|by Elaine Perrone
Walking in to the spacious lobby of Northwest Film Forum, a lovely cinematheque in Seattle's Capitol Hill neighborhood, one's eyes are first drawn from the gleaming hardwood floors to the graceful green staircase that scales the foyer of this 1927 building from floor to ceiling. Executive Director Michael Seiwerath calls it "the staircase to nowhere," but for the artists whose work is produced on and around these premises, and the moviegoers for whom NWFF means having access to some of the world's most glorious – and underseen – cinematic treasures, that staircase is far closer in spirit to the famous portal of song, "Stairway to Heaven."
Northwest Film Forum is operated by a small staff of seemingly tireless directors and curators, five of whom are full-time and two part-time, as well as a host of volunteers. All epitomize the concept of multi-tasking, in spades. When they are not performing their day jobs, Seiwerath, Technical Director Nora Weideman, and Program Director Jaime Keeling might be found manning a projection booth, selling tickets and dispensing popcorn, cold drinks, and sweets, or introducing that night's features and, often, the filmmakers attached to the projects. If one of the staff is out of the office, there is a very good chance he or she is working as a member of the cast or crew on a feature commissioned by NWFF's newly formed production initiative, The Film Company.
Last weekend, NWFF attendees were treated to a double-bill screening of "Cowards Bend the Knee" and "Tales from the Gimli Hospital," introduced by those films' director and co-writer, Guy Maddin ("Dracula: Pages from a Virgin's Diary," "The Saddest Music in the World"). This week Maddin is shooting his latest film in and around Seattle in collaboration with The Film Company, a project he and his co-writer George Toles have tentatively titled "The Brand Upon the Brain!" Adam Hart, Northwest Film Forum's Director of Publicity and Promotions, is working on the shoot as the film's best boy.
Collaborating with local, national, and international filmmakers, The Film Company, which was founded in 2004 by Gregg Lachow, typically produces six feature-length films per year. One of last year's features, "Police Beat," was an Official Selection of the 2005 Sundance Film Festival.
Commemorating the 100th anniversary of the birth of Japanese filmmaker Yasujiro Ozu, several cities have mounted retrospectives of the director's work. Program Director Keeling has scheduled 27 of Ozu's films into Northwest Film Forum, to be screened from February 3 through March 10. Of those, ten are silent films, for which NWFF commissioned live musical accompaniment that has been composed and will be performed by local artists.
Another of NWFF's recent projects was the Childish Film Festival, under the leadership of Festival Curator Deb Girdwood. This family festival for the young and the young-at-heart spotlighted films from Finland and the Netherlands, a sing-along to an animated work by Maurice Sendak, a dazzling program of Iranian animation, and short films from around the globe, including the world premiere of "The Cat and the Clown," the first film expressly commissioned for the Childish Film Festival.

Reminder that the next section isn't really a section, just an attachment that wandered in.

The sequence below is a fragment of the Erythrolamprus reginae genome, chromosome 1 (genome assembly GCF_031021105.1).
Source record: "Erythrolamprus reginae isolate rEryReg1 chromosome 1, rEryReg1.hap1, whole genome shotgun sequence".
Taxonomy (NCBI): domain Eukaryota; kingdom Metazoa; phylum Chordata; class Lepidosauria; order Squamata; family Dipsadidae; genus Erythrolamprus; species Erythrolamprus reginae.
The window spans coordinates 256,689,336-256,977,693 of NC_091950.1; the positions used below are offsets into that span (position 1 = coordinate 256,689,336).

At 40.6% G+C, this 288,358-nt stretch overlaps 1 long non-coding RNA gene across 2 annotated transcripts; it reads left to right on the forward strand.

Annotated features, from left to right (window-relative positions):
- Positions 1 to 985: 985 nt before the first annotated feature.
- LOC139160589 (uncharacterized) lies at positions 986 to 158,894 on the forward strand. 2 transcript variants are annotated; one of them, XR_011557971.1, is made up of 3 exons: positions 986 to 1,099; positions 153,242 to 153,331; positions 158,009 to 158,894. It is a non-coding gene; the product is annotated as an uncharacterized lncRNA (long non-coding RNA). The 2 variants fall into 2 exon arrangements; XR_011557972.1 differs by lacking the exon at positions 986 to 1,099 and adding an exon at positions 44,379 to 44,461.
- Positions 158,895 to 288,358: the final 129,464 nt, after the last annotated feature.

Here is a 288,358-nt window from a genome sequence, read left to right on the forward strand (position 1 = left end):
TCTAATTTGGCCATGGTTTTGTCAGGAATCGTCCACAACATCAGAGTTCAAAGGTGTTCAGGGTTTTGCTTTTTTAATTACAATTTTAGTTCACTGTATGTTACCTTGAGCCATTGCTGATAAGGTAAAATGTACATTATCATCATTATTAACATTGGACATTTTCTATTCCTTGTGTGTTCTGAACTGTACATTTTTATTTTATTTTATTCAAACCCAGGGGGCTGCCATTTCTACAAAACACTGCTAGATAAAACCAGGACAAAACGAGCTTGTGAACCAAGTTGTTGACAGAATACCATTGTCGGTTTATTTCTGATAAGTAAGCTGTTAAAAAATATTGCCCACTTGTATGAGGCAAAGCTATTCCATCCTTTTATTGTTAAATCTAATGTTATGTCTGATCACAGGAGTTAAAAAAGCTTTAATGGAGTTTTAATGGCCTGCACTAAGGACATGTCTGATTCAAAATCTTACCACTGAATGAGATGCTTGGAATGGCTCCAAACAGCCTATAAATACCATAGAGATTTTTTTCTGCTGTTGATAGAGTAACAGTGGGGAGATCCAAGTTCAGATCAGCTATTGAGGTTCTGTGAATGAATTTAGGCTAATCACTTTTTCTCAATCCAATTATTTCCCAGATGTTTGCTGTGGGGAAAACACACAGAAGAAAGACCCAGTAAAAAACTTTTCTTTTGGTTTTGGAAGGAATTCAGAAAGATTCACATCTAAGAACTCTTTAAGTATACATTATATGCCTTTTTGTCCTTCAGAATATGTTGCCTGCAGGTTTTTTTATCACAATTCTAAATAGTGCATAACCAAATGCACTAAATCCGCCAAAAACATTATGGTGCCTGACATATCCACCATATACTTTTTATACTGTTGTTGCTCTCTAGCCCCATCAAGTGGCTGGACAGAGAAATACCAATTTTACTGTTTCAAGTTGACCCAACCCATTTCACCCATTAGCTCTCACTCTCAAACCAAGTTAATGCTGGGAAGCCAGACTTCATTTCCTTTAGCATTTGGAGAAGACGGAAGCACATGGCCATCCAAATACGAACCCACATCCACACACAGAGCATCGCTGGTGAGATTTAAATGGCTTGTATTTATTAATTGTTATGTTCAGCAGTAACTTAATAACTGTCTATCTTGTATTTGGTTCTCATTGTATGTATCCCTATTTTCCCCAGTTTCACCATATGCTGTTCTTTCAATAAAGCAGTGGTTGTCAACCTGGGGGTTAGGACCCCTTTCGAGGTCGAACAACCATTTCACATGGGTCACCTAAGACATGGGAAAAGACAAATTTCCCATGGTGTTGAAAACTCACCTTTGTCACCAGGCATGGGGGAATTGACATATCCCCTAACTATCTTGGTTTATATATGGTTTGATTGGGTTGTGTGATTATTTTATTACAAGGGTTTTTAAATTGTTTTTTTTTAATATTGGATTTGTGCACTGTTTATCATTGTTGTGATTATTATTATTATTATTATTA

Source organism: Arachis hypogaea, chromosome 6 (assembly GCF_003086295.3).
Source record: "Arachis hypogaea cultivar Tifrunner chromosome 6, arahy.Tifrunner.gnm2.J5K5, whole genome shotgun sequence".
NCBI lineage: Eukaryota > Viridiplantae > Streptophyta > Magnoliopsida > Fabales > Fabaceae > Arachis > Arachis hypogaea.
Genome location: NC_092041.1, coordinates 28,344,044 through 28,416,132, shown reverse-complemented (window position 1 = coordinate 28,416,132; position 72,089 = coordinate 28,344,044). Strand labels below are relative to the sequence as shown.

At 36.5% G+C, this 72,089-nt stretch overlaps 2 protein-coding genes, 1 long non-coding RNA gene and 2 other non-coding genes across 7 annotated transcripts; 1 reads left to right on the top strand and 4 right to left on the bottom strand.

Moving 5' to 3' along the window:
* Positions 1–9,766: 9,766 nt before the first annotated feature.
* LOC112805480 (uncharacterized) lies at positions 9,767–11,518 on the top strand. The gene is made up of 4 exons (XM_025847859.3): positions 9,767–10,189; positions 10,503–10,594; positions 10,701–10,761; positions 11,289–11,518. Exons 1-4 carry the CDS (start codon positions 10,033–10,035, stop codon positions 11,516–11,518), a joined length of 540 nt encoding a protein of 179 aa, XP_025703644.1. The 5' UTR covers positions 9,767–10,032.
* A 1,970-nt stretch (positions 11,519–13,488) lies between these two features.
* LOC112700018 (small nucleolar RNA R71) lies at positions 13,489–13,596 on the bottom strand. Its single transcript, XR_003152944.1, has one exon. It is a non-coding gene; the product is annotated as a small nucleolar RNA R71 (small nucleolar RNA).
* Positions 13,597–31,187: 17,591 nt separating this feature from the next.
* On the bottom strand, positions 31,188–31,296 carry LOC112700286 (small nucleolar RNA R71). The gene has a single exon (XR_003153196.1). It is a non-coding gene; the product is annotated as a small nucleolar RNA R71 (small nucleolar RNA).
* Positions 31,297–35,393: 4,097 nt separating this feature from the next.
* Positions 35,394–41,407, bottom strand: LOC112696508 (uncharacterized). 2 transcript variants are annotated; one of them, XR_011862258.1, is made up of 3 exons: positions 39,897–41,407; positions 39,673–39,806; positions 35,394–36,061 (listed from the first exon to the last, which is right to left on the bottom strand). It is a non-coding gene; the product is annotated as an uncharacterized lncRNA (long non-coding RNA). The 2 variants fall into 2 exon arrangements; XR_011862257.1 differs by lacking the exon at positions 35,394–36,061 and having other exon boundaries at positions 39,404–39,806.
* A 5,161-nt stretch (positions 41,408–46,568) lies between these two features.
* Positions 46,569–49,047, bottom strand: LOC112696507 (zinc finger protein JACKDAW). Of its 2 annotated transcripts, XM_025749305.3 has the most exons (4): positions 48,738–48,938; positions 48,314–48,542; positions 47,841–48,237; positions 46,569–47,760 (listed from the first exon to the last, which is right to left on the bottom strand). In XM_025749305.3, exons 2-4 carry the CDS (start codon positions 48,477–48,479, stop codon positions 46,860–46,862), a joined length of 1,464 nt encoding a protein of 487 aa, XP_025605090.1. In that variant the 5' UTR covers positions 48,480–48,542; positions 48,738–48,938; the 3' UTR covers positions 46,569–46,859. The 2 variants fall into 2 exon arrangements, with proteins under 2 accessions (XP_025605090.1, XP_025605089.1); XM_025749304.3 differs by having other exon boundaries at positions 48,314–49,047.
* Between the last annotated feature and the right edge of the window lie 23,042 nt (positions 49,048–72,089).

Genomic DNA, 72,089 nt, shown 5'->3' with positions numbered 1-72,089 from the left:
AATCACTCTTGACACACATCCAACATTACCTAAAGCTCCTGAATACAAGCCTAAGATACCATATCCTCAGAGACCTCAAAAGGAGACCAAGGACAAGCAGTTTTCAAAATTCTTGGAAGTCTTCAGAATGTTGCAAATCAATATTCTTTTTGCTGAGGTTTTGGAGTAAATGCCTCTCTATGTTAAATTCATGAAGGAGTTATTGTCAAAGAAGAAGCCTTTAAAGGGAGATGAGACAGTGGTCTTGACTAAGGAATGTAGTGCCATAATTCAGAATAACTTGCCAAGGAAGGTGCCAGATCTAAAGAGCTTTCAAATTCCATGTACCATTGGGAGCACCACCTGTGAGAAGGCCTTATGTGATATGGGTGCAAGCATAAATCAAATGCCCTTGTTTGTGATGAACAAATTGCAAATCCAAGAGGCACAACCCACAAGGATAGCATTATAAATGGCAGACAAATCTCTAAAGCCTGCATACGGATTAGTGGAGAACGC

This winter's schedule of non-festival programming at Northwest Film Forum has included such diverse features as Takeshi Kitano's "Dolls"; Sam Fuller's "The Big Red One," completely reconstructed and presented on a fully restored 35mm print; a rare 40th anniversary screening of Arthur Penn's "Mickey One," from 1965; and Leo McCarey's classic screwball comedy, "The Awful Truth," from 1937. Coming up next is the unveiling of 1979's rockumentary "The Kids are Alright," on a brand new 35mm print.
Besides Guy Maddin, recent celebrity visitors to NWFF have included radio commentator-documentary filmmaker Avi Lewis, and L.A.'s First Lady of Punk-Rock Drag, Vaginal Creme Davis performing her career retrospectacle, "Yes, Ms. Davis."
Besides its two theatres – the larger of which seats 120, the smaller 48 – Northwest Film Forum houses the production facilities and equipment for its filmmaking collective, WigglyWorld Studios. There, established filmmakers conduct dedicated workshops on such arts as screenwriting, cinematography, lighting, and editing. Up-and-coming artists are given access to the production and post-production equipment and facilities, as well as to a screening library of approximately 1,000 films.
Having just moved from much smaller quarters to their new facilities in October 2004, the staff of Northwest Film Forum is committed to screening the best in world cinema, both classic and contemporary, and promoting the new work of local, regional, and international artists. Currently, they have a membership of about 200 and are screening around 80 films annually. Their tireless efforts and ongoing commitment to the community – both the area's artists and Seattle's filmgoing public – really show.
No small bonus is that NWFF's popcorn is just about the best around – plus, they offer a nice assortment of spices to sprinkle on top. I'm looking forward to immersing myself in the Ozu retrospective AND a big helping of that yummy popcorn with some curry powder tossed in.
Next time you're in or around Seattle, give yourself a treat and stop by Northwest Film Forum, located at 1515-12th Avenue. The movies, the people, and the popcorn are all just swell. (Moreover, if you're here in December, you can enjoy not only the uniquely NWFF-centric holiday entertainment, but also a cup of their tasty eggnog made from scratch.)
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originally posted: 02/08/05 19:04:58
last updated: 02/09/05 00:09:58